Grace Harris, Ph.D.
(Update: Grace Harris passed away Feb. 12, 2018, at age 84.)
Although Grace E. Harris, Ph.D., graduated with honors from Hampton Institute (now Hampton University), she was denied admission into graduate school at Richmond Professional Institute, one of VCU’s predecessor institutions, because of her race.
“I applied to RPI because of the reputation of the School of Social Work, which was started on the basis of the same kind of interests I had regarding community outreach and involvement with people,” she says. “But [the dean] informed me in person that because of the laws of the state that, at that point, I would not be considered for acceptance.”
In 1954, Virginia didn’t offer any graduate education for African-Americans through public institutions. Instead, the state would offer assistance for African-Americans to attend graduate school out of state. So, Harris, a newlywed, picked up and moved to Boston University, where she studied alongside Martin Luther King Jr.
She would later return to RPI to complete her master’s in social work and ultimately lead the school that initially rejected her.
“The whole effort of the school was to build and to be helpful and to make the community a better place, which is what I wanted to do,” she says.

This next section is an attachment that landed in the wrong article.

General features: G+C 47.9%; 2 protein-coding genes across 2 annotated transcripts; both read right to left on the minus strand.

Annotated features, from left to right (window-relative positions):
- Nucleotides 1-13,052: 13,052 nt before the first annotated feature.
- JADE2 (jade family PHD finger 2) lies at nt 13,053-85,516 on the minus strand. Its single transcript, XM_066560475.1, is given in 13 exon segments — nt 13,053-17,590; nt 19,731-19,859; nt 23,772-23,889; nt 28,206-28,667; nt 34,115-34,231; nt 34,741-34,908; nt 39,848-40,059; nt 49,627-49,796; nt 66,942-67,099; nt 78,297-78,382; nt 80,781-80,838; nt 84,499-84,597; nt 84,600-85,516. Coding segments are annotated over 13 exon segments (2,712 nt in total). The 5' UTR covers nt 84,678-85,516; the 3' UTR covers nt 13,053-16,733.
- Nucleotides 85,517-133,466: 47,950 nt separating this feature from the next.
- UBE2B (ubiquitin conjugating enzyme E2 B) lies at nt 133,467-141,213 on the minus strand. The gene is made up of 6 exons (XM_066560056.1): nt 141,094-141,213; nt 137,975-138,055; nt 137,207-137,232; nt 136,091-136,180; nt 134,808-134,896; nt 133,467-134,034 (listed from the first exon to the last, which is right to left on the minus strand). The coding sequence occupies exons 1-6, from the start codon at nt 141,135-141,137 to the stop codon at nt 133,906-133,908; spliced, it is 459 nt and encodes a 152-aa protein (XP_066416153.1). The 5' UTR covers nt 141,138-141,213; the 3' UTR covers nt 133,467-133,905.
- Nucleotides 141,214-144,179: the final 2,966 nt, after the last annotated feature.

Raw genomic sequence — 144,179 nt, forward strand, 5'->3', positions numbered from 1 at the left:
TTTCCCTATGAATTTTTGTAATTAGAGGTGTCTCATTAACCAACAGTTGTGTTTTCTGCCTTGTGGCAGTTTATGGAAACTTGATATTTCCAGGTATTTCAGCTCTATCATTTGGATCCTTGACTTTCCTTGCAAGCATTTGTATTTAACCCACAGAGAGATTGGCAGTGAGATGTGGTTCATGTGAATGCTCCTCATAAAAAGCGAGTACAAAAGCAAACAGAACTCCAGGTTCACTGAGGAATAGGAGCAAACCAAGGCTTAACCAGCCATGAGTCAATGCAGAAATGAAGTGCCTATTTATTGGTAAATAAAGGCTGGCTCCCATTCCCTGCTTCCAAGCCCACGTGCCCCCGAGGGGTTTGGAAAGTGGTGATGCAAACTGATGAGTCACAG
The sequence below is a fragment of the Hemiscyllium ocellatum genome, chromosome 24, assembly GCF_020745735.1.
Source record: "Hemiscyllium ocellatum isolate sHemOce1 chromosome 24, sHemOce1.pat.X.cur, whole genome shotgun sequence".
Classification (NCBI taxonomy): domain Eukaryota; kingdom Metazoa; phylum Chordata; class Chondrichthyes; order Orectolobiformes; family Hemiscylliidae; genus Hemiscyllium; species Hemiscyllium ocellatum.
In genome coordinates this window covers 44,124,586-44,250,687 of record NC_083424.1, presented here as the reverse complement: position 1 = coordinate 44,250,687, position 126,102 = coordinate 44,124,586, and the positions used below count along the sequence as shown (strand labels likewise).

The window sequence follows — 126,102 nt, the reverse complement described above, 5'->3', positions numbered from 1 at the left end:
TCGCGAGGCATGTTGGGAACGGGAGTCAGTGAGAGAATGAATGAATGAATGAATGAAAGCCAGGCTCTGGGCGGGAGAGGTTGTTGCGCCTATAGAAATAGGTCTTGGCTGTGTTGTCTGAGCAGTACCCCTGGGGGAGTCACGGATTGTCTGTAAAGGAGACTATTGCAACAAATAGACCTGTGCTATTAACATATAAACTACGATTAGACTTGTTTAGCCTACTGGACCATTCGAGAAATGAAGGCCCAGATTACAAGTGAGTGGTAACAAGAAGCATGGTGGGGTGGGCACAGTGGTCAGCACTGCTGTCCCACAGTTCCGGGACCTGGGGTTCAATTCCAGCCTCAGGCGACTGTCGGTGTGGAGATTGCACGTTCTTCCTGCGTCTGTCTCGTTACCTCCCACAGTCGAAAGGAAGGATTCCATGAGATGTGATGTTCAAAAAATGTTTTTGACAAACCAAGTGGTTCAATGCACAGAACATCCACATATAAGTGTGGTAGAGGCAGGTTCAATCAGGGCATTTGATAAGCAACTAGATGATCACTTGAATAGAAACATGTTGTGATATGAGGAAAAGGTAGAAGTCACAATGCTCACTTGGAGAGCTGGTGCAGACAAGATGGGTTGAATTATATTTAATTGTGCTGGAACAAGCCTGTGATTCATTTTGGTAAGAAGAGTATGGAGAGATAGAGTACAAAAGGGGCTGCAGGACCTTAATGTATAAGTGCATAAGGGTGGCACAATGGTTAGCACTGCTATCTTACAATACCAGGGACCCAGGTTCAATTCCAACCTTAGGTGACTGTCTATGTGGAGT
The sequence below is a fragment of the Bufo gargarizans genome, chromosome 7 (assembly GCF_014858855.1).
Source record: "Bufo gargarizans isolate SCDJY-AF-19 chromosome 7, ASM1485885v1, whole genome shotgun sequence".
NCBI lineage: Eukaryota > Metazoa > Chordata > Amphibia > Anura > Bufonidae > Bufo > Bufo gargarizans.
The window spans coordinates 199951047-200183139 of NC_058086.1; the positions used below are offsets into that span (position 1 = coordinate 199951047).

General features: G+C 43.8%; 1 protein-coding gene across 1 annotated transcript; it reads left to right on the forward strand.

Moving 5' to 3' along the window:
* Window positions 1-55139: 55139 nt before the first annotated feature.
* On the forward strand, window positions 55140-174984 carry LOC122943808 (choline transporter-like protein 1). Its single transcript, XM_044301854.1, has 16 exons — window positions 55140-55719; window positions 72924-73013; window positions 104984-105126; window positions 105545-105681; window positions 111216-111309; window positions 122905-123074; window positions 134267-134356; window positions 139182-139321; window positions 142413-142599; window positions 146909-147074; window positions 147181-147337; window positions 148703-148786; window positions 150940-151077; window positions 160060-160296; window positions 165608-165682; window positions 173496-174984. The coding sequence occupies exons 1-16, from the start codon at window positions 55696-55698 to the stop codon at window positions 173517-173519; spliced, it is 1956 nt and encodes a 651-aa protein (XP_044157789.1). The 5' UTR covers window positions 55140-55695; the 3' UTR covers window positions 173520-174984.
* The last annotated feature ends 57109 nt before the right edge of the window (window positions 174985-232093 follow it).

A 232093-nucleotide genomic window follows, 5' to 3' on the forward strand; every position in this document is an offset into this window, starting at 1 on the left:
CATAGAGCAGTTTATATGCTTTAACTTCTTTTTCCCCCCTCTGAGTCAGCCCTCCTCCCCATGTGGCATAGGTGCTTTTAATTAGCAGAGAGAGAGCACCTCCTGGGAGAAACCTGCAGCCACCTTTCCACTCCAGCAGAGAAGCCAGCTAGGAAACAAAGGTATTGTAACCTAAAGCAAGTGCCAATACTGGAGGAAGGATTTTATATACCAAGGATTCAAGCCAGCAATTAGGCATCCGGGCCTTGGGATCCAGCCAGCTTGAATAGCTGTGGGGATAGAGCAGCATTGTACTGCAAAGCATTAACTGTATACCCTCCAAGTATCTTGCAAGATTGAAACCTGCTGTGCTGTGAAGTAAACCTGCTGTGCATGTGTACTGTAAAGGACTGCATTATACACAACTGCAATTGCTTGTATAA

Harris’ long career at VCU began in 1967 when she joined the social work faculty. She became dean of the School of Social Work in 1982 and then VCU’s vice provost for continuing studies and public service in 1990.
When she retired nine years later, as provost and vice president for academic affairs, she had twice served as acting president of the university. She says her proudest accomplishment occurred at her retirement when VCU’s Board of Visitors established The Grace E. Harris Leadership Institute to honor her longstanding leadership, service and contribution. Sixteen years later, Harris continues to serve as the visionary leader of the institute where, she says, “I have the pleasure of seeing my legacy live on through their programs and mission.”
The university also rededicated the former School of Business building as Grace E. Harris Hall and has recognized Harris with numerous awards and honors, including the Presidential Medallion Award, the Presidential Award for Community Multicultural Enrichment and the Riese-Mellon Award. She also was cited for her leadership in establishing the first, long-range strategic plan for VCU.